if the importance of everybody depends on everybody else how can you calculate anything?
The answer lies in the concept of iteration… you assign each node the same “importance”, say, m, and make every node play a simple game: Look at your outgoing links and evenly send each page you point to an equal share of your current importance. This similar in idea to the questionnaire I mentioned above, except that here we are not limited to just the 3 “most important” connections. After one step of this game each node has a new value, mi, of importance that is the sum of the importance “points” it received from all the pages that link to it. Under some simple assumptions, it is simple to show that by playing this game repeatedly we will eventually reach a situation where the values of mi assigned to each node stops changing.
The more mathematically inclined among you will recognize this as a Markov Chain that can be mathematically represented as an eigenvalue problem:
where P is the PageRank vector (the vector of “importances”) and G is known as the “Google Matrix”, a column stochastic matrix that describes the structure of the links. If you want to understand the mathematical details behind PageRank, there is no better reference than “The $25,000,000,000 Eigenvector: The Linear Algebra Behind Google” by Kurt Bryan and Tanya Leise. One particularly intuitive way of looking at this process is to imagine yourself being placed on a node and having to walk randomly in the graph by following edges from node to node. The PageRank vector is then simply the amount of time you spend in each node if you walk randomly in the graph for a looooooooooooooong time.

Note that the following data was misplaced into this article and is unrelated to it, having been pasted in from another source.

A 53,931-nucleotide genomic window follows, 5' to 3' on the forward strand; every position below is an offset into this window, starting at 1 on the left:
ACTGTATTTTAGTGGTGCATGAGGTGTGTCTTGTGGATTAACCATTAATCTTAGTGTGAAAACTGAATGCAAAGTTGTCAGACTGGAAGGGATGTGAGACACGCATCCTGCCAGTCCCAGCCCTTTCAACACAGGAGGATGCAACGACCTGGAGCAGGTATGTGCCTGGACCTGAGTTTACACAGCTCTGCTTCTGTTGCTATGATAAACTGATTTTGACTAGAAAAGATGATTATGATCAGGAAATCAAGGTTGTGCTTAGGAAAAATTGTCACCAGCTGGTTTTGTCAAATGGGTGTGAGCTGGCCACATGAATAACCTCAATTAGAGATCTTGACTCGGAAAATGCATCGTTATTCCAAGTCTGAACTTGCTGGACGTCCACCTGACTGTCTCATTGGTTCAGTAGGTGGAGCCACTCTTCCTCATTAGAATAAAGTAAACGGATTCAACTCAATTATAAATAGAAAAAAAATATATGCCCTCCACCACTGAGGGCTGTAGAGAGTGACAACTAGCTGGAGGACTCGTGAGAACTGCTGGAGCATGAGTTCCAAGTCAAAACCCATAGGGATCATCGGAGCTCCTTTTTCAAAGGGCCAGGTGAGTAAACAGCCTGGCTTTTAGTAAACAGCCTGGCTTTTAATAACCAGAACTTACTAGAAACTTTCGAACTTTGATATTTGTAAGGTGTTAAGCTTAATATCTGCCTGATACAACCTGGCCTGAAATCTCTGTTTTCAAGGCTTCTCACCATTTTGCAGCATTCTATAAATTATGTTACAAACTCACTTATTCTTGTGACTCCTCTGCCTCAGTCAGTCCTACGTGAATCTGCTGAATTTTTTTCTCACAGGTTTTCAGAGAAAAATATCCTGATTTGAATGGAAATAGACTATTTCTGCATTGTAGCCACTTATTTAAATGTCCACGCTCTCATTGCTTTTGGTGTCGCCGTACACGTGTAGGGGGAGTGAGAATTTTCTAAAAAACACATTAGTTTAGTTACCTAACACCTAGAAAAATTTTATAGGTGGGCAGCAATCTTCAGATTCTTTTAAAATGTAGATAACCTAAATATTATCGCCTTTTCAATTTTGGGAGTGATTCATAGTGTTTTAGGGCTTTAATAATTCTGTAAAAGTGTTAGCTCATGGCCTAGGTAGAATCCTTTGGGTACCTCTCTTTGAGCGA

You can generate the Google Matrix from the adjacency matrix in a straightforward manner: